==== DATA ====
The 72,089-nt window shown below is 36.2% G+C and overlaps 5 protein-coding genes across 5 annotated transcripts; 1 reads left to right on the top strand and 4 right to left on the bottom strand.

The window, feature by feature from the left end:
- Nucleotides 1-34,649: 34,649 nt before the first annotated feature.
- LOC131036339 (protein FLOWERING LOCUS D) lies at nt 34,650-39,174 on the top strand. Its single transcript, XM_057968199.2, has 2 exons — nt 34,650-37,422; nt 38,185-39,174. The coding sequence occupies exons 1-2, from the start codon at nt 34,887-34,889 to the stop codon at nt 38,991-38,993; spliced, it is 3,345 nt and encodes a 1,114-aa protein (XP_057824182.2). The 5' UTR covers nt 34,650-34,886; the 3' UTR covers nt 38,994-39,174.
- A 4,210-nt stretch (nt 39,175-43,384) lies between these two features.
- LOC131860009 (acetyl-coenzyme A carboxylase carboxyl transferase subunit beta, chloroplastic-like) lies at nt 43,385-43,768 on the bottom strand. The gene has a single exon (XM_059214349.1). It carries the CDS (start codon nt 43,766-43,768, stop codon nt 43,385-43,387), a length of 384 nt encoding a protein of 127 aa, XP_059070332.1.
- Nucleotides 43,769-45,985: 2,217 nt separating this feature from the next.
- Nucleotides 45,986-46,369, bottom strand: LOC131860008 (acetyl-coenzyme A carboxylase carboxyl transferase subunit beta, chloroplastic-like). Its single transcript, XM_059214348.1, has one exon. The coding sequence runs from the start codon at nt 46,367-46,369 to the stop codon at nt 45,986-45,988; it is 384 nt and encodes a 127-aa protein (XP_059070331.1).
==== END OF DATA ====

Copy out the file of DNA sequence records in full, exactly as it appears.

The 72,089-nt window shown below is 36.2% G+C and overlaps 5 protein-coding genes across 5 annotated transcripts; 1 reads left to right on the top strand and 4 right to left on the bottom strand.

The window, feature by feature from the left end:
- Nucleotides 1-34,649: 34,649 nt before the first annotated feature.
- LOC131036339 (protein FLOWERING LOCUS D) lies at nt 34,650-39,174 on the top strand. Its single transcript, XM_057968199.2, has 2 exons — nt 34,650-37,422; nt 38,185-39,174. The coding sequence occupies exons 1-2, from the start codon at nt 34,887-34,889 to the stop codon at nt 38,991-38,993; spliced, it is 3,345 nt and encodes a 1,114-aa protein (XP_057824182.2). The 5' UTR covers nt 34,650-34,886; the 3' UTR covers nt 38,994-39,174.
- A 4,210-nt stretch (nt 39,175-43,384) lies between these two features.
- LOC131860009 (acetyl-coenzyme A carboxylase carboxyl transferase subunit beta, chloroplastic-like) lies at nt 43,385-43,768 on the bottom strand. The gene has a single exon (XM_059214349.1). It carries the CDS (start codon nt 43,766-43,768, stop codon nt 43,385-43,387), a length of 384 nt encoding a protein of 127 aa, XP_059070332.1.
- Nucleotides 43,769-45,985: 2,217 nt separating this feature from the next.
- Nucleotides 45,986-46,369, bottom strand: LOC131860008 (acetyl-coenzyme A carboxylase carboxyl transferase subunit beta, chloroplastic-like). Its single transcript, XM_059214348.1, has one exon. The coding sequence runs from the start codon at nt 46,367-46,369 to the stop codon at nt 45,986-45,988; it is 384 nt and encodes a 127-aa protein (XP_059070331.1).